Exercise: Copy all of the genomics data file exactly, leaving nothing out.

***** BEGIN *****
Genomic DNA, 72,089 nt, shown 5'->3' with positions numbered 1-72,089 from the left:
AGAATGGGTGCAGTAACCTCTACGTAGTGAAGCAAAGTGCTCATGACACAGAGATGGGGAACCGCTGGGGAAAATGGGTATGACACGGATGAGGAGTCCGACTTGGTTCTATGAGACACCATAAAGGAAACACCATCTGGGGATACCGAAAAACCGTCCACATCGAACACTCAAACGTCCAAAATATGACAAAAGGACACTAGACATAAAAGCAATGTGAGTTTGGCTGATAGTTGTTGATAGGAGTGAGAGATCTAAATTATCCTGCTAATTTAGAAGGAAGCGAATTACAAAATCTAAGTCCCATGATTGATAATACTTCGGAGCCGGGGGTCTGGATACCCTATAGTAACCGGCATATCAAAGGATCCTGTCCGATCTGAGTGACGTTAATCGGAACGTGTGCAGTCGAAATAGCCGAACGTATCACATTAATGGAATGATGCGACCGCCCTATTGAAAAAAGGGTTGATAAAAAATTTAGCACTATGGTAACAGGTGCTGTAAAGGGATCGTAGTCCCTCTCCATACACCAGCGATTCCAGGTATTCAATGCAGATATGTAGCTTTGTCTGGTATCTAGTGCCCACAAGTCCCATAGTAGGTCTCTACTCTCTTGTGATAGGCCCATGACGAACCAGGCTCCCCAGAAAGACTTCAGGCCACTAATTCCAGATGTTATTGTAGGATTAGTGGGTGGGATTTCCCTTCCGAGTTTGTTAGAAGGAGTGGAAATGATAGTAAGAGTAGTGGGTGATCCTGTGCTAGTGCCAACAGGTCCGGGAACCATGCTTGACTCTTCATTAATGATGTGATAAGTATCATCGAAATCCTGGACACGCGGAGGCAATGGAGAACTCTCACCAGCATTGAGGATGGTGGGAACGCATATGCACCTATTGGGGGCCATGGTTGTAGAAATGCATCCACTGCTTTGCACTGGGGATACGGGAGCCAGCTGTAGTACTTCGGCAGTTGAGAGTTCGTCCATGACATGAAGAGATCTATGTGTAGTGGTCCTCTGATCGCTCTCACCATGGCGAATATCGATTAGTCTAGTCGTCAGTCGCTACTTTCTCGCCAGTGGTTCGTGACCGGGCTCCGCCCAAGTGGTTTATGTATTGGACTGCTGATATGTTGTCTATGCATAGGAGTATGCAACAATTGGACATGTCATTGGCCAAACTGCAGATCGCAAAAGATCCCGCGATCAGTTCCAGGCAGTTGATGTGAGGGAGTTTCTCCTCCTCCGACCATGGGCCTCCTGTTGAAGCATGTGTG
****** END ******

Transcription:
Genomic DNA, 72,089 nt, shown 5'->3' with positions numbered 1-72,089 from the left:
AGAATGGGTGCAGTAACCTCTACGTAGTGAAGCAAAGTGCTCATGACACAGAGATGGGGAACCGCTGGGGAAAATGGGTATGACACGGATGAGGAGTCCGACTTGGTTCTATGAGACACCATAAAGGAAACACCATCTGGGGATACCGAAAAACCGTCCACATCGAACACTCAAACGTCCAAAATATGACAAAAGGACACTAGACATAAAAGCAATGTGAGTTTGGCTGATAGTTGTTGATAGGAGTGAGAGATCTAAATTATCCTGCTAATTTAGAAGGAAGCGAATTACAAAATCTAAGTCCCATGATTGATAATACTTCGGAGCCGGGGGTCTGGATACCCTATAGTAACCGGCATATCAAAGGATCCTGTCCGATCTGAGTGACGTTAATCGGAACGTGTGCAGTCGAAATAGCCGAACGTATCACATTAATGGAATGATGCGACCGCCCTATTGAAAAAAGGGTTGATAAAAAATTTAGCACTATGGTAACAGGTGCTGTAAAGGGATCGTAGTCCCTCTCCATACACCAGCGATTCCAGGTATTCAATGCAGATATGTAGCTTTGTCTGGTATCTAGTGCCCACAAGTCCCATAGTAGGTCTCTACTCTCTTGTGATAGGCCCATGACGAACCAGGCTCCCCAGAAAGACTTCAGGCCACTAATTCCAGATGTTATTGTAGGATTAGTGGGTGGGATTTCCCTTCCGAGTTTGTTAGAAGGAGTGGAAATGATAGTAAGAGTAGTGGGTGATCCTGTGCTAGTGCCAACAGGTCCGGGAACCATGCTTGACTCTTCATTAATGATGTGATAAGTATCATCGAAATCCTGGACACGCGGAGGCAATGGAGAACTCTCACCAGCATTGAGGATGGTGGGAACGCATATGCACCTATTGGGGGCCATGGTTGTAGAAATGCATCCACTGCTTTGCACTGGGGATACGGGAGCCAGCTGTAGTACTTCGGCAGTTGAGAGTTCGTCCATGACATGAAGAGATCTATGTGTAGTGGTCCTCTGATCGCTCTCACCATGGCGAATATCGATTAGTCTAGTCGTCAGTCGCTACTTTCTCGCCAGTGGTTCGTGACCGGGCTCCGCCCAAGTGGTTTATGTATTGGACTGCTGATATGTTGTCTATGCATAGGAGTATGCAACAATTGGACATGTCATTGGCCAAACTGCAGATCGCAAAAGATCCCGCGATCAGTTCCAGGCAGTTGATGTGAGGGAGTTTCTCCTCCTCCGACCATGGGCCTCCTGTTGAAGCATGTGTG